Sputtering, but not yet to life
Standard Chartered shares are down over 6% this morning after the bank announced underlying profits before tax of $458m, although substantial restructuring charges reduced this to $153m at the reported level.
Bill Winters must like a challenge. The bank he walked into was in a bad way, with loan losses in vertical take-off and income swirling down the plug hole. When emerging markets submerge, a business like Standard Chartered will always feel the pain, especially when they had raised their risk appetite during the bull years. It is now down to Mr Winters and his team to sort out the mess.
Plans to shed riskier assets, cut operating costs and rebuild capital make perfect sense in the circumstances, and the bank is making good progress. But this is all a far cry from the image of Standard Chartered as the "growth bank" that investors had just a few years ago.
The new strategy is a big change of direction. Gone is the approach of getting in close, with an open chequebook, to the key industrial families of S.E. Asia in an attempt to become their primary commercial and investment banking partner. Instead, Standard Chartered is focusing more on establishing strong private banking relationships with the wealthier citizens of the emerging markets.
Done well, private banking is a great business. Ask the Swiss. It offers potentially steady returns with limited risk, lending tends to be well secured, because the clients are rich. Whether Mr Winters can pull it off remains to be seen, but he has the network and the brand necessary to make a go of it.
In the long run, Standard Chartered's emerging market bias could be a huge positive. But right now the bank faces what could be a lengthy turnaround process. If the bank can hit the 10% Return on Equity target, and pay out half of earnings as a dividend, an attractive dividend yield may be on offer one day. Right now though, a 10% ROE looks as far away as ever.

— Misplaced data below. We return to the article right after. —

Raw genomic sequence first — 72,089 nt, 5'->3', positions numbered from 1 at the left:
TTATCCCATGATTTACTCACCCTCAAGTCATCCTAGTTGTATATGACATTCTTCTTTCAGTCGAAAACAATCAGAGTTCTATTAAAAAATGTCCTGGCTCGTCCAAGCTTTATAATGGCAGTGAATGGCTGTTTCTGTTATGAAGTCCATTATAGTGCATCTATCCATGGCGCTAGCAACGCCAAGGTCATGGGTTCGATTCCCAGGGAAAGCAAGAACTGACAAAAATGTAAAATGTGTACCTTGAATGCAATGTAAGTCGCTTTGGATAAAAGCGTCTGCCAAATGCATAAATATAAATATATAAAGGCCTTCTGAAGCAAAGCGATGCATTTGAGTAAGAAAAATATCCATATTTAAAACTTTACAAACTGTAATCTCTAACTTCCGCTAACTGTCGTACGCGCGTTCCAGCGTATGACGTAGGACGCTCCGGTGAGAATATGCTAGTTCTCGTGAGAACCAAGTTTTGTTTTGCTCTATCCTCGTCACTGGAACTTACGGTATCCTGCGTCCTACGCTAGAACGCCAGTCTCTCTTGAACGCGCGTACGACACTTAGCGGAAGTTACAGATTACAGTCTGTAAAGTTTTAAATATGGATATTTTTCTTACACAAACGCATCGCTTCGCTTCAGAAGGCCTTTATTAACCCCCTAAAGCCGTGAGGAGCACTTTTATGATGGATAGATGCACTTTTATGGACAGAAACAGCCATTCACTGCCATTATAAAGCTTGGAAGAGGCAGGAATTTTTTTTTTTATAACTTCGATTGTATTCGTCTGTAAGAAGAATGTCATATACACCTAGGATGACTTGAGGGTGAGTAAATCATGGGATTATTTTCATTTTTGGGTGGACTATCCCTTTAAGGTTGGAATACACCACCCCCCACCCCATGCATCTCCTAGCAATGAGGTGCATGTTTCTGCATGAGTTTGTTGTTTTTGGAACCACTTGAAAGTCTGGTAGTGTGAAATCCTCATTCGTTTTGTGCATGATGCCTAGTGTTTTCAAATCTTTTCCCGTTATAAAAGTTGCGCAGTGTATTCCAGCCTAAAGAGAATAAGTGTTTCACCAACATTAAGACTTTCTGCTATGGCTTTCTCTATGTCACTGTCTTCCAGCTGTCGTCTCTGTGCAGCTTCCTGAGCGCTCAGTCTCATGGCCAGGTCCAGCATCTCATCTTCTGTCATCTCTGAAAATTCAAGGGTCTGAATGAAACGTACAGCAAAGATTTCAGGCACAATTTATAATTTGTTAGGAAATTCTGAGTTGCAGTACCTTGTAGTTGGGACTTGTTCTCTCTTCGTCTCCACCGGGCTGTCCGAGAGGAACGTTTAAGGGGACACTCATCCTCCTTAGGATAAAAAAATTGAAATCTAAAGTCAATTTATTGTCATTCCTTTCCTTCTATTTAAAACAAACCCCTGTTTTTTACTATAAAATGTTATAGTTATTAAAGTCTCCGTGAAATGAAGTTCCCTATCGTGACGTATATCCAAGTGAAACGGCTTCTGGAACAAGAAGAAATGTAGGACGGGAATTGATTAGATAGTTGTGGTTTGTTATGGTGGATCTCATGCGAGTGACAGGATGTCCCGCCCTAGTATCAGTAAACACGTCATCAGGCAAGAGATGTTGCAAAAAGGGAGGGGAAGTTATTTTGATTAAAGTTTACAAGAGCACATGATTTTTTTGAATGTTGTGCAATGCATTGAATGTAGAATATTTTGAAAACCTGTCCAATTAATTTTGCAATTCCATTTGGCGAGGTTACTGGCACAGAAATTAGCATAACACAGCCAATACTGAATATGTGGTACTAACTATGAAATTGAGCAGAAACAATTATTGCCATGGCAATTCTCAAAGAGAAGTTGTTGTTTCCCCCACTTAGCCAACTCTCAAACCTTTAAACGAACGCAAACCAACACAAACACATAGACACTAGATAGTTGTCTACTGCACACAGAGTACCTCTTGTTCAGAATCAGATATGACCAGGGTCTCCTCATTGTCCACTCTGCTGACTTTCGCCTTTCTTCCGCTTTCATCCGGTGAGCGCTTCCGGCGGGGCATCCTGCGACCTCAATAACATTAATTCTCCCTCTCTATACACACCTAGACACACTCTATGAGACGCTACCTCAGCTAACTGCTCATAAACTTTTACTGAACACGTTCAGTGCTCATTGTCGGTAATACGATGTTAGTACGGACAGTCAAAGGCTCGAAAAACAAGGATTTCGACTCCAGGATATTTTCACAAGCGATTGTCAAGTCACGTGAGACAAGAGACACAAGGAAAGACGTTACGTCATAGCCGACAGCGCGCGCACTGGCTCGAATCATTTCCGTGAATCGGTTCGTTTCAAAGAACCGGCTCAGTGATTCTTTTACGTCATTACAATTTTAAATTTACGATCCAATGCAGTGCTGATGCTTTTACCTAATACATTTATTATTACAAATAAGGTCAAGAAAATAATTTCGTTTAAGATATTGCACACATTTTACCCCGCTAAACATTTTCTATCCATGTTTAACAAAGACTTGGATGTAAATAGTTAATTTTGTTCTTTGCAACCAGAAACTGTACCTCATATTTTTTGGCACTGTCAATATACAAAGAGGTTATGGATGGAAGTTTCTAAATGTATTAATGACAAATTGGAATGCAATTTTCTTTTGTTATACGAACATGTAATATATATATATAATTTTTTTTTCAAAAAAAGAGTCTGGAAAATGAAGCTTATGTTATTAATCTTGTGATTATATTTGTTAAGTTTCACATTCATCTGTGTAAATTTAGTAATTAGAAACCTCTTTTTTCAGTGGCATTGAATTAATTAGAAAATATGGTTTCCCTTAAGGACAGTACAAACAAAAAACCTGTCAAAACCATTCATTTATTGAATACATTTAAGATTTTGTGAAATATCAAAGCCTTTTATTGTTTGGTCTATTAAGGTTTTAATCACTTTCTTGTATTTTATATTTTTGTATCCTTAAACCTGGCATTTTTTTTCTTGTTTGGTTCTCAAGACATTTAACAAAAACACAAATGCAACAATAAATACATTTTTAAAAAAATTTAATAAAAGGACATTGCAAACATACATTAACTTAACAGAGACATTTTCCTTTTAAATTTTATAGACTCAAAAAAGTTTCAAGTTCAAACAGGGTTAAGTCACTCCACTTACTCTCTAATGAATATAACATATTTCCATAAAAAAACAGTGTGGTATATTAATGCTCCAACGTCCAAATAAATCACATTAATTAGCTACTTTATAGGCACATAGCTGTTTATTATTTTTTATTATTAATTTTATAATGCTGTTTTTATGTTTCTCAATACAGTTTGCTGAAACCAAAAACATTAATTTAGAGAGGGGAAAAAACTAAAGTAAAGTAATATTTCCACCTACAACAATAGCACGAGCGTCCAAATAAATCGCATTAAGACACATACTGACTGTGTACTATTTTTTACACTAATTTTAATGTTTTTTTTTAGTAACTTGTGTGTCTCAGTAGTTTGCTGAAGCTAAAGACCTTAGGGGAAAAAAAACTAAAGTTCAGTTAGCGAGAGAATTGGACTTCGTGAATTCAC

Third Quarter Results:
Group operating income remained flat versus the previous quarter, at $3.5bn, as higher income from China and North Asia, driven by a better result in Hong Kong, was offset by performances in Africa & Middle East and Europe & Americas.
Compared to Q2, operating expenses in the quarter increased slightly to $2.1bn, with regulatory costs of $278m. The group remains on target to achieve its target of $1bn cost savings in 2016.
Loan impairments remain high by historic standards at $596m, as a result of market level and portfolio specific challenges, but still represent a significant improvement on a year previously when they exceeded $1.2bn.
The bank had its required CET 1 capitalisation level increased during the quarter, from 9.2% to 9.8%. The group currently remains well above this level, with a CET 1 ratio of 13%, however, this represents a 0.1 percentage point decline versus both the first two quarters of the year.
Stand Chartered continues to make progress in the sales of its bad bank assets, having resolved around 70% of the $20bn of risk-weighted asset portfolio held for disposal. Recent restructuring is expected to boost the CET 1 ratio by 0.5 percentage points in the fourth quarter.
Unless otherwise stated, all estimated figures, including prospective dividend yields, are taken from a consensus of analyst forecasts compiled by Thomson Reuters. These estimates should not be taken as a reliable indicator of future performance.
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